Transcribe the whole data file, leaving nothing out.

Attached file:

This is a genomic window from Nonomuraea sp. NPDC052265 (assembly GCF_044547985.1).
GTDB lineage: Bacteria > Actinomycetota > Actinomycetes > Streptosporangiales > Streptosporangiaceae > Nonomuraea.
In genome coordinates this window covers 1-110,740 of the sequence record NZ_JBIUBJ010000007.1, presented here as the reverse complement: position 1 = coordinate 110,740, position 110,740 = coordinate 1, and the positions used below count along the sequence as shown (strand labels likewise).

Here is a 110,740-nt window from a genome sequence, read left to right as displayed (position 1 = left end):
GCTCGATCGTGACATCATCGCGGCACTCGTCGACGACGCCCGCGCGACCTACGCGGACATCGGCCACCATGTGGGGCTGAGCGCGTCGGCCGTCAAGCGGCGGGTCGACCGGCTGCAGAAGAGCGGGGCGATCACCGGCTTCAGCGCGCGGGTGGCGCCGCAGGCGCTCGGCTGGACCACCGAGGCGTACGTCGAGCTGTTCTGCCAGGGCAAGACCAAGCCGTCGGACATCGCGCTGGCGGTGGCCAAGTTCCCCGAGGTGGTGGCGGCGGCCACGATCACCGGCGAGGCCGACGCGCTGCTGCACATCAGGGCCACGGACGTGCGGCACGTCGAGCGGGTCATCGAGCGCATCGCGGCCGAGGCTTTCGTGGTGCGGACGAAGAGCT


This is a genomic window from Nonomuraea sp. NPDC052265 (assembly GCF_044547985.1).
GTDB lineage: Bacteria > Actinomycetota > Actinomycetes > Streptosporangiales > Streptosporangiaceae > Nonomuraea.
In genome coordinates this window covers 1-110,740 of the sequence record NZ_JBIUBJ010000007.1, presented here as the reverse complement: position 1 = coordinate 110,740, position 110,740 = coordinate 1, and the positions used below count along the sequence as shown (strand labels likewise).

Here is a 110,740-nt window from a genome sequence, read left to right as displayed (position 1 = left end):
GCTCGATCGTGACATCATCGCGGCACTCGTCGACGACGCCCGCGCGACCTACGCGGACATCGGCCACCATGTGGGGCTGAGCGCGTCGGCCGTCAAGCGGCGGGTCGACCGGCTGCAGAAGAGCGGGGCGATCACCGGCTTCAGCGCGCGGGTGGCGCCGCAGGCGCTCGGCTGGACCACCGAGGCGTACGTCGAGCTGTTCTGCCAGGGCAAGACCAAGCCGTCGGACATCGCGCTGGCGGTGGCCAAGTTCCCCGAGGTGGTGGCGGCGGCCACGATCACCGGCGAGGCCGACGCGCTGCTGCACATCAGGGCCACGGACGTGCGGCACGTCGAGCGGGTCATCGAGCGCATCGCGGCCGAGGCTTTCGTGGTGCGGACGAAGAGCT